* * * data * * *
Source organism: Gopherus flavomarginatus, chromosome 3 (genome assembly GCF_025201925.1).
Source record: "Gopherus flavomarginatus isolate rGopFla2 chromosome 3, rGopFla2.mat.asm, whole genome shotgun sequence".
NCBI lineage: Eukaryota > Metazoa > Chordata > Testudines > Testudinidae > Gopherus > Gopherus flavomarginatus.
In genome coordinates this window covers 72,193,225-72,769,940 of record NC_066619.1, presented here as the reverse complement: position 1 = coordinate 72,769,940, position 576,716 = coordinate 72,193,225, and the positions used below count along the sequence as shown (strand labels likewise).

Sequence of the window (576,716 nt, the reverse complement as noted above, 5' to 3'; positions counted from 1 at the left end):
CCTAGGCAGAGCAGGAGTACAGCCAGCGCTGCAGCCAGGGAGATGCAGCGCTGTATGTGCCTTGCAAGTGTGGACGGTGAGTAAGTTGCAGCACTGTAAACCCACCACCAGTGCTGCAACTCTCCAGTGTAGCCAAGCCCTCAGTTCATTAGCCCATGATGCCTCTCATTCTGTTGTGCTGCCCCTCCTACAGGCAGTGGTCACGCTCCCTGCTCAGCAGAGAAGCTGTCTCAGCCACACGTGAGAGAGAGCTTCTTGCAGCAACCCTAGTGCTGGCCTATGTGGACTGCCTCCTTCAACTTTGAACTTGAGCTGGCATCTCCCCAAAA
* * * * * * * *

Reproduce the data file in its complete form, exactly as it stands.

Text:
Source organism: Gopherus flavomarginatus, chromosome 3 (genome assembly GCF_025201925.1).
Source record: "Gopherus flavomarginatus isolate rGopFla2 chromosome 3, rGopFla2.mat.asm, whole genome shotgun sequence".
NCBI lineage: Eukaryota > Metazoa > Chordata > Testudines > Testudinidae > Gopherus > Gopherus flavomarginatus.
In genome coordinates this window covers 72,193,225-72,769,940 of record NC_066619.1, presented here as the reverse complement: position 1 = coordinate 72,769,940, position 576,716 = coordinate 72,193,225, and the positions used below count along the sequence as shown (strand labels likewise).

Sequence of the window (576,716 nt, the reverse complement as noted above, 5' to 3'; positions counted from 1 at the left end):
CCTAGGCAGAGCAGGAGTACAGCCAGCGCTGCAGCCAGGGAGATGCAGCGCTGTATGTGCCTTGCAAGTGTGGACGGTGAGTAAGTTGCAGCACTGTAAACCCACCACCAGTGCTGCAACTCTCCAGTGTAGCCAAGCCCTCAGTTCATTAGCCCATGATGCCTCTCATTCTGTTGTGCTGCCCCTCCTACAGGCAGTGGTCACGCTCCCTGCTCAGCAGAGAAGCTGTCTCAGCCACACGTGAGAGAGAGCTTCTTGCAGCAACCCTAGTGCTGGCCTATGTGGACTGCCTCCTTCAACTTTGAACTTGAGCTGGCATCTCCCCAAAA